Friday, December 24, 2010

Inferior Function notes

"Jung defines the shadow as "the thing a person has no wish to be."

Renaissance and Jungian psychology can also be reconciled with Christianity. For example, a Christian monk who is also a Jungian explains the passions and the shadow in this way: The shadow carries the "disagreeable and ruthless elements in myself," the "rejected bad qualities" that otherwise we would recognize as our own, the shortcomings that corrupt and taint all our loves. Our attempts to escape facing up to our shadow bring down God's wrath, which is not anger, but "unrelenting opposition" to whatever damages us."

-Doris T. Myers, Bareface: a guide to C.S. Lewis's last novel. University of Missouri Press, Columbia, Missouri. 2004. pg. 35

"The central question in the life of the Christian [or in the life of one who is inclined to Higher Power, to Ultimate Ground of All Being] is: Who am I in relationship with God? In his little book, Depth Psychology and Religious Belief, Christopher Bryant leaves no question as to the importance of bringing one's whole personality to bear on one's attitude toward one's relationship with God. There is an essential unity in one's psychic life which cannot be ignored if one is to strive for an integrated existence. "The secret of success, or at least of getting the best out of yourself...lies largely in getting your unconscious to work in harmony with your conscious mind." To do so, it is very important for the individual to come to some realization of how he or she functions as a conscious, intending subject. This is a very great responsibility for the individual, for only such an awareness will create the possibility of bringing the unconscious into harmony with the conscious. Onlly in this way may the individual relate to God in a holistic rather than fragmented manner..."

"...the habitually repressed or undeveloped function (the inferior function) may suddenly burst forth at times, making its presence known in most undesirable ways. Due to its lack of utilization, it remains the least differentiated at of the functions and thus tends to have a rather primitive or archaic nature. Such being the case, the inferior function has a natural ability to act as a bridge to the unconscious, often through its role as a major factor in the constellation of the individual's "shadow" and other neurotic complexes.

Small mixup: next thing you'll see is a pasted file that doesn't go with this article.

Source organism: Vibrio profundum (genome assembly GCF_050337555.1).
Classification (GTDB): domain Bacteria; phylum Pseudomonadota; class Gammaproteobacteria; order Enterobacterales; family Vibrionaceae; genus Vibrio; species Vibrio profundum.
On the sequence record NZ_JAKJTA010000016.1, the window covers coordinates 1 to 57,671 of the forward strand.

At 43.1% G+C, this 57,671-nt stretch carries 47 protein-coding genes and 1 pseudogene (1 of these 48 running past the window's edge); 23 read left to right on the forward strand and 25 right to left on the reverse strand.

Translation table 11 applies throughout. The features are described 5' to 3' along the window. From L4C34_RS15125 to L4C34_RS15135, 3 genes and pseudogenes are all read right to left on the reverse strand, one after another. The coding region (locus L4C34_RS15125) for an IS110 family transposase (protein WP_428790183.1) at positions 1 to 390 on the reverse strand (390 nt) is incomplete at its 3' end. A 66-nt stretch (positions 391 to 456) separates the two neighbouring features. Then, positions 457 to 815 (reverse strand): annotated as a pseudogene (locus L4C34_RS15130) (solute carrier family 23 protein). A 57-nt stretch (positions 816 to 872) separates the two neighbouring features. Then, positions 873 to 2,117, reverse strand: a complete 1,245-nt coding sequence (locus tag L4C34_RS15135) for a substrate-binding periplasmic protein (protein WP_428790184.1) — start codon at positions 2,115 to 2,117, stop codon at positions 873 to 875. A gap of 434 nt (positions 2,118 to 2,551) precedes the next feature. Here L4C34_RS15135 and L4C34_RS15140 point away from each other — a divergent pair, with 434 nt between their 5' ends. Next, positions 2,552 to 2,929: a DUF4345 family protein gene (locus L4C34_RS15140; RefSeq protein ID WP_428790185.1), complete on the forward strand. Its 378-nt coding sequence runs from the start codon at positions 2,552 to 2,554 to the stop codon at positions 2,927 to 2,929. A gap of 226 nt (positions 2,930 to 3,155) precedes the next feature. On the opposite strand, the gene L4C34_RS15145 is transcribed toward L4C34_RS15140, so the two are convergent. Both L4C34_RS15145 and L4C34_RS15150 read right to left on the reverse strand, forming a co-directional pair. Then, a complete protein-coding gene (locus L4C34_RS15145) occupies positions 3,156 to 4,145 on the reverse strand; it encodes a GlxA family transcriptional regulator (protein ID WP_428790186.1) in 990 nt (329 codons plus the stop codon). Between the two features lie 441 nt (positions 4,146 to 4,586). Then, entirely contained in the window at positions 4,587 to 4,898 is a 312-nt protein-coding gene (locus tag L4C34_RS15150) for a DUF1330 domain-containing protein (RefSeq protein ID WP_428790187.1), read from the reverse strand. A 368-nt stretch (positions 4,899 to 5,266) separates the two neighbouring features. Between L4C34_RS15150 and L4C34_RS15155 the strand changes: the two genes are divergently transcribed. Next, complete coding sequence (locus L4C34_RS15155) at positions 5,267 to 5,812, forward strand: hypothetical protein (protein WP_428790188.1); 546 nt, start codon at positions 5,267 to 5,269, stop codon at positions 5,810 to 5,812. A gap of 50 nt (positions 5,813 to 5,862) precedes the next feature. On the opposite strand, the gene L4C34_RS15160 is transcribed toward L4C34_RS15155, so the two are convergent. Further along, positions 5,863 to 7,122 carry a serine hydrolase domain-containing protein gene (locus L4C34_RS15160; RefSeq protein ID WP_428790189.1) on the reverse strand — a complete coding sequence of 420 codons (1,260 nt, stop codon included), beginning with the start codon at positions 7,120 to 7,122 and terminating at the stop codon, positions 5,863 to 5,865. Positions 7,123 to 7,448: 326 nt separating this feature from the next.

"Many people discover relatively soon in life that the realm of their inferior function is where they are emotional, touchy and unadapted and they therefore acquire the habit of covering up this part of their personality with a surrogate pseudo-reaction...You can always observe these "covering up" reactions by the fact that they are impersonal and banal and very collective. They have no convincing personal quality about them." - Marie Louise von Franz, "The Inferior Function", Jungian Typology. Spring Publications. 1979. pg. 11-12.

"When any of the conscious functions is overdone, the inferior function will arise to thwart and falsify it, making its presence unmistakenly felt and calling the individual to the realization that there is more inhis or her life which needs to be integrated...It is the inferior function which reveals that person's cross, which points to shallowness and a need for personal growth in the individual's life."

In keeping with Bernard Lonergan's notion of the particular grace which we all need at the point where we experience moral impotence, keeping in mind, too, Sebastian Moore;s reflections on the self within that is hated because of the comfort it causes, I would say that it is precisely in the realm of the inferior function where the depth of one's commitment to his relationship with God, in humble acceptance of himself and desire for transformation, meets the real test. The religious experience of conversion will always be accompanied in some manner by an eruption of the inferior funciton as it reveals the individual's state of disintegration, rendering him helpless and in need of the healing of God's love and acceptance in grace."

In Jungian psychological types, the inferior function is that

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